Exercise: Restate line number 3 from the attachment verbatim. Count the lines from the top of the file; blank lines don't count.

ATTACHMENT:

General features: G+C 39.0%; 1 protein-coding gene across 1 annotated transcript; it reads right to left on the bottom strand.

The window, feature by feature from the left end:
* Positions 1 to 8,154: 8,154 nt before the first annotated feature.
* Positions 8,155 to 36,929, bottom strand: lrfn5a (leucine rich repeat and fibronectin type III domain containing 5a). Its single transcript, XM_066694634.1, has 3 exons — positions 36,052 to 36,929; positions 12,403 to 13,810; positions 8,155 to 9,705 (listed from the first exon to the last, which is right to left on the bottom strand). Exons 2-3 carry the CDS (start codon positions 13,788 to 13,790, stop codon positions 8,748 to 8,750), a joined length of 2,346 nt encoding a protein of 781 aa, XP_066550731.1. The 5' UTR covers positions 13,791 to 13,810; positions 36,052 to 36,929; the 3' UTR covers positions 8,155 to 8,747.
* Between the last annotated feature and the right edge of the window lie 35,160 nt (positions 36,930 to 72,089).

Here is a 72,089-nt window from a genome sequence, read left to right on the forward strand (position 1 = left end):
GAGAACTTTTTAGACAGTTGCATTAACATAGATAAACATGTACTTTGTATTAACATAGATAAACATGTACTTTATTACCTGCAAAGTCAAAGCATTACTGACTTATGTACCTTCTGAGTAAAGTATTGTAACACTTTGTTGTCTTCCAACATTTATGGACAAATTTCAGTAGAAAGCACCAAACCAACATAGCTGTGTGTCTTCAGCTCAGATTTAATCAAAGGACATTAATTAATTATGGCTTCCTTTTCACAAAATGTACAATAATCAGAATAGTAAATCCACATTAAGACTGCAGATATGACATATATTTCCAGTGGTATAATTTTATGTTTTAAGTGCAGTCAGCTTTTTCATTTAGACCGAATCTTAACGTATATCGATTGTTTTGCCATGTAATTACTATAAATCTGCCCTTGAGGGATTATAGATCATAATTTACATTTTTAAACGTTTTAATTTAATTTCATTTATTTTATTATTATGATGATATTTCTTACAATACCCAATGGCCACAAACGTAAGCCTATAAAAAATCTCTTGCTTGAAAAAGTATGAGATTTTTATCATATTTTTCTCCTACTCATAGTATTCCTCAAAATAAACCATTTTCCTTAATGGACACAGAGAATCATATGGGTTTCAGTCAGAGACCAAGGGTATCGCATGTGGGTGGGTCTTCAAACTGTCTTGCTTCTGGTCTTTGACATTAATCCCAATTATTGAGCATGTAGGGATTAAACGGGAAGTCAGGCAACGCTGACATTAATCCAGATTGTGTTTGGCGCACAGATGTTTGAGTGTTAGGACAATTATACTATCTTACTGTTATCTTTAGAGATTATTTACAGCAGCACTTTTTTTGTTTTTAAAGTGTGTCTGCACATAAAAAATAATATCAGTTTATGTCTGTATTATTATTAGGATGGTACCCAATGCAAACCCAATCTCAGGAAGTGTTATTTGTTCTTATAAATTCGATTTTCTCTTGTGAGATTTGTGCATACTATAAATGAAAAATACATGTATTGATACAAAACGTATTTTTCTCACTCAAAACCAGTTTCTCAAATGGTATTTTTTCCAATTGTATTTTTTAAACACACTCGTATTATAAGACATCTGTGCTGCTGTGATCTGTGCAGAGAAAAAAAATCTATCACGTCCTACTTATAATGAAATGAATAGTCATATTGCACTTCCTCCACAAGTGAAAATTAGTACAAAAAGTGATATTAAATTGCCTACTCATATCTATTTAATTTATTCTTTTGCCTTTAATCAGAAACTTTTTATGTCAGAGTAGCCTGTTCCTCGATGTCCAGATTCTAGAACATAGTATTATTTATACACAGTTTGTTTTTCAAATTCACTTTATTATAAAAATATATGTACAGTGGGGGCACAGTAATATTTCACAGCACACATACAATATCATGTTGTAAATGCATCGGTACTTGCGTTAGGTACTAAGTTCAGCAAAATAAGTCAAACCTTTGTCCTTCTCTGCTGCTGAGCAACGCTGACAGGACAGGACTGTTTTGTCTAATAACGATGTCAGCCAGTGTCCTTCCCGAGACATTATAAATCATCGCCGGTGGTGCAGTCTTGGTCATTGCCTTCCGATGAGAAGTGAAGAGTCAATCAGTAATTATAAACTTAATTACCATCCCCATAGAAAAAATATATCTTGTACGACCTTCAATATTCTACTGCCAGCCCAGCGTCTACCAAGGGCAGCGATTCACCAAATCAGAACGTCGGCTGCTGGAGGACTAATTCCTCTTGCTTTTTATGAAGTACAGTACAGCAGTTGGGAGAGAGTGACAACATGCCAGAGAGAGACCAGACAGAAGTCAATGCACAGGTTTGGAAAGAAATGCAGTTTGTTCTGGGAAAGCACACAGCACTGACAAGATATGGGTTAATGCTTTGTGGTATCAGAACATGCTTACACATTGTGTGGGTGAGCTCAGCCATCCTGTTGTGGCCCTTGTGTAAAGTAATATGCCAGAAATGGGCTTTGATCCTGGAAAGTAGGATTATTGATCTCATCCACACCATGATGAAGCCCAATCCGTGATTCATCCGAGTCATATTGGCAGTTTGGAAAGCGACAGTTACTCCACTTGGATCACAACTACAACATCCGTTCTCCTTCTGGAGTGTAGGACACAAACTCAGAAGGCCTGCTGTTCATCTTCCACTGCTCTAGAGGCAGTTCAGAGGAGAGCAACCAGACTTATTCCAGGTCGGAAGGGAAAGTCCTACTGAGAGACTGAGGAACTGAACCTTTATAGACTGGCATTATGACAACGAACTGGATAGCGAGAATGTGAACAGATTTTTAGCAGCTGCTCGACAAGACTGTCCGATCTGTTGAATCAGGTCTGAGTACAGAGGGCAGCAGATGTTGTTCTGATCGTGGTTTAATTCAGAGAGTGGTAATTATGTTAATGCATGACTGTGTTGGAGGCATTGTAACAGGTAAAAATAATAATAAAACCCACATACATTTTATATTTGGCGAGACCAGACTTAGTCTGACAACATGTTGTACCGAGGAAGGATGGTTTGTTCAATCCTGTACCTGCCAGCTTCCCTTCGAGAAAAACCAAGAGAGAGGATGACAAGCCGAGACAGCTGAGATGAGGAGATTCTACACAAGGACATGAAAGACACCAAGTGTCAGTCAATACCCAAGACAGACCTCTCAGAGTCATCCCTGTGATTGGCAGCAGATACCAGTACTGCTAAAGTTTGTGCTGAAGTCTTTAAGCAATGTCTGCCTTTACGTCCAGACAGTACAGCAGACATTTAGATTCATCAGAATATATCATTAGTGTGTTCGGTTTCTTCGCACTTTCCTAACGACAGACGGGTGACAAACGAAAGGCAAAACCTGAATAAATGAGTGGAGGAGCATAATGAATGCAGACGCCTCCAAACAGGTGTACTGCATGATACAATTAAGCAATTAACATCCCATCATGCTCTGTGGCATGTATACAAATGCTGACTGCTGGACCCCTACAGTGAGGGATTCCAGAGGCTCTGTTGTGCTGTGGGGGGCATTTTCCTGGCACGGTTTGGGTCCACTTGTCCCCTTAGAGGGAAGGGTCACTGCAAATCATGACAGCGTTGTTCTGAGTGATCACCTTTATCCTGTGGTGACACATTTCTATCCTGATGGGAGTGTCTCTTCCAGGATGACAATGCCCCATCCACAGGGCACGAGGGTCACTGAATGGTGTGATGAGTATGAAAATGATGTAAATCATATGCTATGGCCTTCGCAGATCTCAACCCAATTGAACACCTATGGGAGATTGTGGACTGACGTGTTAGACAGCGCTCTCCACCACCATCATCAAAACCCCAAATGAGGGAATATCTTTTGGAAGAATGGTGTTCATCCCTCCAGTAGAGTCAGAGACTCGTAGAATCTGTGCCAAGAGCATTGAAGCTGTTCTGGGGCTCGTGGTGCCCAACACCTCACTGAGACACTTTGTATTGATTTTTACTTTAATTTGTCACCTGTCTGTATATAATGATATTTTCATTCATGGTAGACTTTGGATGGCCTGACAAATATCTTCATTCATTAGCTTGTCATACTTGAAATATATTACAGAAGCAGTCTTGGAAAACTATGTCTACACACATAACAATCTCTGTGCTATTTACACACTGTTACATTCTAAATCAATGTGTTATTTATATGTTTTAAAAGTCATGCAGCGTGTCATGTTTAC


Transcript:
* Positions 1 to 8,154: 8,154 nt before the first annotated feature.